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Highlights from this issue
  1. The Triumvirate
  1. Lane Fox Respiratory Service, Guy’s & St Thomas’ NHS Foundation Trust, London, UK

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The taming of the shrew

It may come as some surprise that the hedgehog is a distant relative of the shrew, and even more of a surprise that hedgehogs native to North America are now extinct and have never been present in Australia. However, hedgehog and its signalling pathways are increased in Idiopathic Pulmonary Fibrosis (IPF). In this issue of Thorax, Jia and colleagues describe how the chemokine CXCL14 is increased in mice in response to Hedgehog overexpression and is elevated in the plasma from patients with IPF ( see page 780 ). In an effort to tame this shrew a hedgehog inhibitor has been developed and has been shown to inhibit CXCL14 in patients treated with cancer. Therefore, it is hoped CXCL14 can be used as a biomarker to demonstrate whether vismodegib can tame both the shrew and IPF.

The merry widows of windsor

Falstaff arrived in Windsor and tried to deceive rich women of the age, not unlike the deceit rested on the lungs by early tumours. However, much like the jealous Mr Ford, the medical community needs to understand the plans of the deceitful lesion, and hence the need to define the optimal screening strategy. Will NELSON sail to the rescue? On page 819, Yousaf-Khan et al investigate the outcomes from 7900 patients randomised into the screening group of the NELSON study to identify risk strata and found that patients with a negative scans after 3 rounds of screening had a 0.6% risk of detecting lung cancer after 2.5 years compared with 3.7% in those with indeterminate results. So while the wives may have played some successful tricks on the deceitful Falstaff, one can’t assume that the indeterminate lesion has been humbled even after 2 years.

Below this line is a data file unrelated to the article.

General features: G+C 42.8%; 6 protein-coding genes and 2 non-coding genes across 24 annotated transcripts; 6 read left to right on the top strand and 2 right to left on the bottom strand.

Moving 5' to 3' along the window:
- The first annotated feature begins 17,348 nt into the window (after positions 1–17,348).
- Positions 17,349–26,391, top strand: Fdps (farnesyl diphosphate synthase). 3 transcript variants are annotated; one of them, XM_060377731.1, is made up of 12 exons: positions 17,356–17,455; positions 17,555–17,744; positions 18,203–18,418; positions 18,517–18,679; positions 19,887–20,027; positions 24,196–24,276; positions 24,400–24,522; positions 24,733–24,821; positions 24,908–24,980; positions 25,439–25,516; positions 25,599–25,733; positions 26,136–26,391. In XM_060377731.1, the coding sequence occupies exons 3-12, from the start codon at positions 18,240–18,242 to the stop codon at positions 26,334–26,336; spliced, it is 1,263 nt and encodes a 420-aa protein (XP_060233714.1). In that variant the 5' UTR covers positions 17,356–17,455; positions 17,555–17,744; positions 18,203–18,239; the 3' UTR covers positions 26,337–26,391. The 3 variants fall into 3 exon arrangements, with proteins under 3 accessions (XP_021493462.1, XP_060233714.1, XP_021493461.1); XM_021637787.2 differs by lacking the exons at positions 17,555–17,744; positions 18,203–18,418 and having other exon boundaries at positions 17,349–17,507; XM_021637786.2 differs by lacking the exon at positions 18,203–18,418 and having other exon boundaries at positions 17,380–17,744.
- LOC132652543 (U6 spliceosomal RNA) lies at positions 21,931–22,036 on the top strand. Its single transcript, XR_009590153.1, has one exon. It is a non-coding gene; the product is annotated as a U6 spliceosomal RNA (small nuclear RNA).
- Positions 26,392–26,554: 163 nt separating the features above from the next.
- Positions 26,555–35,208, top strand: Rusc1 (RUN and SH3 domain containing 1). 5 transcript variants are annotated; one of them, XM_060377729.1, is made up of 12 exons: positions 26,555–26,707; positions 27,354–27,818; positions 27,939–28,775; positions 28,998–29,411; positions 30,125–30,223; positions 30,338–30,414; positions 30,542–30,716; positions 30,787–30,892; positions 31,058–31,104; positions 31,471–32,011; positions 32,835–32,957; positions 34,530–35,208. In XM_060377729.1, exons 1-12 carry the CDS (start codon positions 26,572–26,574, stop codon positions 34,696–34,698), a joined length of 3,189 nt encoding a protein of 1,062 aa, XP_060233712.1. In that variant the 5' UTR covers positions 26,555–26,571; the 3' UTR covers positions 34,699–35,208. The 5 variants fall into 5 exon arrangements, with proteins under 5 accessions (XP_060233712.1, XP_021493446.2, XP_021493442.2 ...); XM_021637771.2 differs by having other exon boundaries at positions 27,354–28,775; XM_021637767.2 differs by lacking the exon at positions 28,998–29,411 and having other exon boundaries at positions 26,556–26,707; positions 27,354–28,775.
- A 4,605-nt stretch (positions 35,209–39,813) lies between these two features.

All’s well that ends well

Many of Shakespeare’s plays were set in Italy but only one was set in Tuscany. So Falstaff may have escaped from Windsor but the Italians are also looking to detect deceit within the lung. Paci and all describe the ITALUNG study, a randomised lung cancer screening trial looking at the role of low dose CT screening for lung cancer ( see page 825 ). The results indicated increased detection in stage one lung cancer in the active screening group, but only non-significant trends in mortality. The authors suggest that the Europeans should pool their efforts to ensure that All’s well that end well.

As you like it

There are many measures of quality of life and many factors that affect them. Being able to escape persecution from her wicked uncle certainly improved Rosalind’s quality of life, but how might it have been measured? A similar question has been raised in Primary Ciliary Dyskinesia (PCD) and Behan and colleagues may just have found the answer ( see page 832 ). They undertook psychometric validation of a PCD specific questionnaire in comparison with standard QoL tools including the St Georges Respiratory Questionnaire (SGRQ), Short Form 36 (SF36) and the Sino-Nasal Outcome Test 20 (SNOT-20- yes really!). The found that it was reliable with good internal consistency and may be more specific than asking patients is it As You Like It?

The cat will mew, and the dog will have his day…